1992 meet 2009. 2009 say hello to 1992

August 25, 2009 at 11:51 PMJoshua Harley

I can still remember when I got my first computer. It was a Leading Edge computer running an Intel 8086 with a whopping 512 KB of RAM and an internal hard drive of 10MB! Now that was a kicking system! I quickly learned that HIMEM.SYS and EMM386.EXE only worked with Extended Memory (XMS) and Expanded Memory (EMS).

I quickly learned what things broke the system and which things don’t. format c: /y? Bad! Deletes the drive data! command.com? It’s ok, though it nests a shell.

Well, after installing the latest Windows 7, I started to feel a little nostalgic. I kind of miss those days, back where the operating system didn’t take care of you and you actually had to have an idea of what you were doing.

It got the better of me, so I managed to get Windows 3.11 online and running inside of Windows 7. They got to say hello over the network! It’s amazing that technology from 1992 can still operate in today’s world!

Without further ado, say hello again to Windows for Workgroups 3.11!

Windows for Workgroups 3.11

Posted in: Windows 7

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Explorer still limited by MAX_PATH

August 23, 2009 at 1:41 AMJoshua Harley

With the upcoming release of Windows 7 by Microsoft I am still surprised at a limitation of Explorer that has been around since explorer was first introduced with Windows 95. When Microsoft first introduced Windows 95 they included long filename support. This long filename support allowed Windows to store a filename of “up to 255 characters” while still maintaining compatibility with DOS and previous versions of Windows.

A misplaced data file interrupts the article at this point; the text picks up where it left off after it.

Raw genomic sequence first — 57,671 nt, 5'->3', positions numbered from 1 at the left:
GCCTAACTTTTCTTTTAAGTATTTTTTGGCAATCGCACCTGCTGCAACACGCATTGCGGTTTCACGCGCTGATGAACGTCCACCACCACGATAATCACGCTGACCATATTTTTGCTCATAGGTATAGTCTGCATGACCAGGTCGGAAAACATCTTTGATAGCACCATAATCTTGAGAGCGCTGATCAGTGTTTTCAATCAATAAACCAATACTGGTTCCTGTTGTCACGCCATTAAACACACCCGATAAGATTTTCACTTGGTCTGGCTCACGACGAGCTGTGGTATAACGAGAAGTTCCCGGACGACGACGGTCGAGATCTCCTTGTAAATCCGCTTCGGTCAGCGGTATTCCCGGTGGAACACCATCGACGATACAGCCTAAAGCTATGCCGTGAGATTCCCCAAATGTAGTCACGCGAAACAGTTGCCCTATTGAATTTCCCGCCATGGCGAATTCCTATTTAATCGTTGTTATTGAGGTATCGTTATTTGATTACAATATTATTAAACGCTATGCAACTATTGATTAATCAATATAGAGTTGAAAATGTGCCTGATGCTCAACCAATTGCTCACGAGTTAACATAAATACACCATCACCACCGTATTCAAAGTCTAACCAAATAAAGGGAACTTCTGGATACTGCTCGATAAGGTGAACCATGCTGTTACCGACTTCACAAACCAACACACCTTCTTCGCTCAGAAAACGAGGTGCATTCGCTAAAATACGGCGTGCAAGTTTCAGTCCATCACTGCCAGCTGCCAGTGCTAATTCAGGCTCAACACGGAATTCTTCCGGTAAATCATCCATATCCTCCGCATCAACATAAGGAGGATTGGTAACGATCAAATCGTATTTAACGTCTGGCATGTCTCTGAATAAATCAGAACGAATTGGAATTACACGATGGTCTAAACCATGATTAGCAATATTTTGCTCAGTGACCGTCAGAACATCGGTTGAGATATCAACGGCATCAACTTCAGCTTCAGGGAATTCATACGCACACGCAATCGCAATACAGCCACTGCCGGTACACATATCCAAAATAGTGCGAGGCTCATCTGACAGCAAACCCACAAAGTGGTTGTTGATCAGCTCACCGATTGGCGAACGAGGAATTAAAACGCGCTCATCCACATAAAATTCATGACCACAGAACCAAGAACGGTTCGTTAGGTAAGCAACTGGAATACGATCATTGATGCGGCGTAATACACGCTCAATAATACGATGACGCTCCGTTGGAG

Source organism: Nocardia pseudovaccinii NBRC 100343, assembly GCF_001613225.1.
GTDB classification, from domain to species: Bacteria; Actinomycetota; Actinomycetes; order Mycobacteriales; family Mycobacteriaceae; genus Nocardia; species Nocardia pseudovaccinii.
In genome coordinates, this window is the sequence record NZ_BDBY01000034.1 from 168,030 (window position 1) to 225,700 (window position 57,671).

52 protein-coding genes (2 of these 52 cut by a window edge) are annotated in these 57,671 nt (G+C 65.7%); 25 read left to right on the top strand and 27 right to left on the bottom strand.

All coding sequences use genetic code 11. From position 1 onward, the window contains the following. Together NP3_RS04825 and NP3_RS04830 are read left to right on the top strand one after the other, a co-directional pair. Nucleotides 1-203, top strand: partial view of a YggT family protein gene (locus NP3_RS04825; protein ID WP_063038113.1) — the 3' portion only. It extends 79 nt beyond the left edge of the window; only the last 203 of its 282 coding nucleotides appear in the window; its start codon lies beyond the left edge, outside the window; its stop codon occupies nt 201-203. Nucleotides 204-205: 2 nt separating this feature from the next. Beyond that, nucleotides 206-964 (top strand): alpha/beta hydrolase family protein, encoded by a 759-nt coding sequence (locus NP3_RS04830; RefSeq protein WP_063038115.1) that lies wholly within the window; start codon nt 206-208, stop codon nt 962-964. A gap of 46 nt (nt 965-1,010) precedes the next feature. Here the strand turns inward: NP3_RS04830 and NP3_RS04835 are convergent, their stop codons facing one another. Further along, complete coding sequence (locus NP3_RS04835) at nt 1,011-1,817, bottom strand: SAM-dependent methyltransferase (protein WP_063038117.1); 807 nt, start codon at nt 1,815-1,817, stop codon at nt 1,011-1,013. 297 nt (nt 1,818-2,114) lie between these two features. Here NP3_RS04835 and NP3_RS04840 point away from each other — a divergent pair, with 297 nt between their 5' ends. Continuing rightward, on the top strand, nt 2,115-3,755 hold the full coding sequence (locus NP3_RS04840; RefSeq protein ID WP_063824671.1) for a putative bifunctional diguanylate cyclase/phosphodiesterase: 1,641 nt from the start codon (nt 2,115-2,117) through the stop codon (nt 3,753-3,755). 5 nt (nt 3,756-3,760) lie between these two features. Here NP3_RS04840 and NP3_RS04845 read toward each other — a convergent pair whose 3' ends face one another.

Remember filenames like LETTER~1.DOC and directories like PROGRA~1? Well, believe it or not they still exist by default in Windows 7! You can confirm this yourself by opening a command prompt and running the dir /x command. This will display files in the current directory with both their long filenames and DOS compatible filenames. Of course you can turn this filename generation off by setting the appropriate registry keys.

Back with Windows 95 the Windows API generally provided only ANSI functions. ANSI strings were either single-byte or a variable-width multi-byte arrays. When Windows NT came along with its new kernel, all of the internal strings were represented in Unicode (double-width) character arrays.

The string "HELLO" in ANSI:
Byte: 1 2 3 4 5 6
Data: H E L L O \0
The string "HELLO" in Unicode:
Byte: 1 2 3 4 5 6 7 8 9 10 11 12
Data: H \0 E \0 L \0 L \0 O \0 \0 \0

Along with the Unicode kernel, Windows NT also included updated APIs that used the new Unicode strings. So for every CreateFileA you now had a CreateFileW. To maintain backwards compatibility the original CreateFileA still had the limitation on the length of the path that Windows 95 did. Otherwise known by the macro of MAX_PATH which is defined as 260. Since CreateFileW was a new function, there was no backwards compatibility to maintain, so Microsoft provided a way to provide a path up to 32,676 characters. You can read more about the maximum path length on MSDN.

The drawback of still providing both APIs is that as applications pick and choose they can run into issues with the length of the path. Microsoft Word uses the CreateFileW function which allows them to create longer filenames than explorer can handle. I was hoping that in Windows 7 Explorer would finally be updated to use the Unicode CreateFile function… since Windows 95 was released over 14 years ago.

Unfortunately I ran into Explorer’s 260 character limitation just the other day. One of the deleted files resulted in a path of 273 characters long and the following dialog popped up:

The folder contains items whose names are too long for the Recycle Bin.